As a conclusion, the concept of the Long Tail is valid for some distribution sectors, but not all. As notes Wu, Anderson has turned “a powerful idea into a dubious theory of everything.” Do you agree with him? What’s your take on this subject? Please tell me what you think.

Sources: Tim Wu, for Slate, July 21, 2006; and various other web sites

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Interview: Howard Rheingold

Posted on July 21, 2006 by Roland

Howard Rheingold is the well-known author of Smart Mobs and many other books describing the evolution of our societies. His last book predicted the transformation of our society into a mobile one. Four years later, and with thousands of posts published on the collective blog organized around this theme, his forecast is more than confirmed. As one of the futurologists who can detect the emerging technology trends behind our daily lives, I wanted to know what Howard is thinking in 2006. And he was kind enough to agree for an interview which was conducted by e-mail in mid-June. Below are large excerpts from our exchange.

Before starting this interview, you need to know Howard. Here is a recent picture of him talking with his students (Credit for photo: Justin Hall).

Howard talking with his students

Now, let’s listen to Howard.

Roland: Can you tell us about the major changes you saw during these four years?

Howard: On the mobile front, we’re seeing explosive diffusion of the basic technology, the mobile phone — close to three billion of them now, in a world with six billion people. More than 100 million of the phones are also cameras. A trillion SMS messages in 2005.

And of course the use of these technologies to mobilize collective action continued after my book was published — the citizen journalist service OhmyNews coordinated a last-minute online get-out-the-vote campaign that tipped the Korean presidential election, and the Spanish elections were also tipped by a phone-to-phone text message campaign.

The rise of the blogosphere, the Howard Dean campaign, the emergence of Wikipedia, continued growth of open source software, the success of James Surowiecki’s book “The Wisdom of Crowds,” the publication of Steve Weber’s “The Success of Open Source,” Pierre Levy’s “Collective Intelligence,” Yochai Benkler’s “The Wealth of Networks,” the rise of citizen journalist and citizen news-sharing sites like Digg and Reddit, the role of text-messages in breaking news of the SARS epidemic in China, the dramatic cameraphone images sent directly to the Web from the site of the London tube bombing, the collective emergence response online to the Asian tsunami and Hurricane Katrina disasters, the role of blogs and SMS in the civil disturbances across France in 2005, the success of YouTube and Google Video, del.icio.us and Flickr, are all evidence that smartmob phenomena continues to grow.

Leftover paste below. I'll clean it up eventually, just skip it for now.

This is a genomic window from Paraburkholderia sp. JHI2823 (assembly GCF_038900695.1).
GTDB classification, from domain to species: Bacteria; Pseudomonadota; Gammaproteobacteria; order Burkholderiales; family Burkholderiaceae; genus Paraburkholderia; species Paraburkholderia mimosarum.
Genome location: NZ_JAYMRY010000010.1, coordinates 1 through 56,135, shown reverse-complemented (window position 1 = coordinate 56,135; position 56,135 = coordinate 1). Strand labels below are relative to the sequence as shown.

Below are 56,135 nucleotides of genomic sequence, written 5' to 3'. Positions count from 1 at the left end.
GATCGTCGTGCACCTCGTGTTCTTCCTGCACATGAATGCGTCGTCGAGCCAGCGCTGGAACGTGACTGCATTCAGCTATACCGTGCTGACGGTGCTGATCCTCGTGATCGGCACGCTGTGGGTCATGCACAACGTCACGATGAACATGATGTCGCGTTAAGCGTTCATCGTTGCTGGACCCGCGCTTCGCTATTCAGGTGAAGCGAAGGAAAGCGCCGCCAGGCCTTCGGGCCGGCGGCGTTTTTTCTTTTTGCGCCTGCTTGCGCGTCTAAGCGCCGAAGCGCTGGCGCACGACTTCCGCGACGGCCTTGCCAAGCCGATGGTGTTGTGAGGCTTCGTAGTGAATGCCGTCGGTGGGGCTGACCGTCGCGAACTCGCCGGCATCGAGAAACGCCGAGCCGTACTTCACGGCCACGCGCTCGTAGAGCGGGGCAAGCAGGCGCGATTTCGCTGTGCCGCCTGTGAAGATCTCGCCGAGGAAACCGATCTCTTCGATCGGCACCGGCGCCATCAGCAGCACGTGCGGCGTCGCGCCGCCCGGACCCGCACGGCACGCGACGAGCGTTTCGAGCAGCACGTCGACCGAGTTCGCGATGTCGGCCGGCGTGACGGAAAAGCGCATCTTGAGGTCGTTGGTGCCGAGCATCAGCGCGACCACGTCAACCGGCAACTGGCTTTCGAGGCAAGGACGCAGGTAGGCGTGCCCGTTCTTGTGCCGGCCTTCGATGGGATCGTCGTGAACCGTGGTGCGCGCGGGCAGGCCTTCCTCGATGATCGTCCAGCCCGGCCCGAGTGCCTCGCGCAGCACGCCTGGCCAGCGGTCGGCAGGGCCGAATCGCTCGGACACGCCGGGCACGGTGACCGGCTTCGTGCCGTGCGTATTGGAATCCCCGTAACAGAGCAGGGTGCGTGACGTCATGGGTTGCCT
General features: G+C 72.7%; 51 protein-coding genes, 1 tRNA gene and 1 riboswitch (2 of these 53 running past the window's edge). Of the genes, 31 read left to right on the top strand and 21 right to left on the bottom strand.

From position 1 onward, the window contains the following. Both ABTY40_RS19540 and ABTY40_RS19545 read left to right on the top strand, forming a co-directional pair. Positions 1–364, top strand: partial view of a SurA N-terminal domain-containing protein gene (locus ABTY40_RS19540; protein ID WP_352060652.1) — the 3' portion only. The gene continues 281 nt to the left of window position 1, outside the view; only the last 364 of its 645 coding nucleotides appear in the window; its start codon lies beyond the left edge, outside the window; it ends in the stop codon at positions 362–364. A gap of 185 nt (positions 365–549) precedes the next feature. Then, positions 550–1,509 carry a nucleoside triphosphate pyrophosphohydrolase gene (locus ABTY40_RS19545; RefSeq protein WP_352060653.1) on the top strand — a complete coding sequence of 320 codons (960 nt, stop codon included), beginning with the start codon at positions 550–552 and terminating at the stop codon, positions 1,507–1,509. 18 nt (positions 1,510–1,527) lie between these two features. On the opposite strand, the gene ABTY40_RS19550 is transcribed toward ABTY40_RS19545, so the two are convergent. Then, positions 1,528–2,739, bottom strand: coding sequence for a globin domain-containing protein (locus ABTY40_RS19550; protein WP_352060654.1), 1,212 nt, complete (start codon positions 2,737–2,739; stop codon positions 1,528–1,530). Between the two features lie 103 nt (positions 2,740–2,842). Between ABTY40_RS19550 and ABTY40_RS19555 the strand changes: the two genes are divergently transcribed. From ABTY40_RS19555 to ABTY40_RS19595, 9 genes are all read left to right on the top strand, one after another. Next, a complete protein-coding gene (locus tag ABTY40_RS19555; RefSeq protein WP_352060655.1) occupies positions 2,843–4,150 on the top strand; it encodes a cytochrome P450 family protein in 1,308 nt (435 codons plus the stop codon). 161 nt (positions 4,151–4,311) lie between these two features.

The power of the technologies packed into mobile devices continues to multiply, the diffusion of devices to all parts of the world and socioeconomic strata broadens, the spread of knowledge about how to use technologies to organize political, economic, social, cultural collective action quickens.

It is in the convergence of the technical, cognitive, and social forces generates that the real power of smart mobs — for both constructive and destructive.

Roland: Do you think that some parts of the world are left behind this (r)evolution? And is there anything we can do with things such as $100 PCs or $20 phones?

Howard: Inexpensive phones and pay-as-you go services are already spreading mobile phone technology to many parts of that world that never had a wired infrastructure. In terms of the people who had been left behind by previous technology revolutions, the mobile phone has already reached more people from more different walks of life than the PC or Internet did. As chips grow more powerful, even the least expensive phones will become cameras and Internet terminals.

The most important benefit of affordable PCs, phones, and bandwidth is encouraging the growth of literacies in the use of ICTs for the purposes of the poorest people in the world. The diffusion of the physical technologies is already being driven by the market.

Roland: Do you have any recipes for a better world, regarding such issues as energy, environment, education or even politics?

Howard: Pay attention. Practice compassion. ;-)

Of course, I believe that open technologies like the Internet promote innovation and provide political, economic, and cultural opportunities to entire populations that used to be reserved for elites, and I fear that the current efforts by incumbent wealth and power holders might successfully enclose what was once open.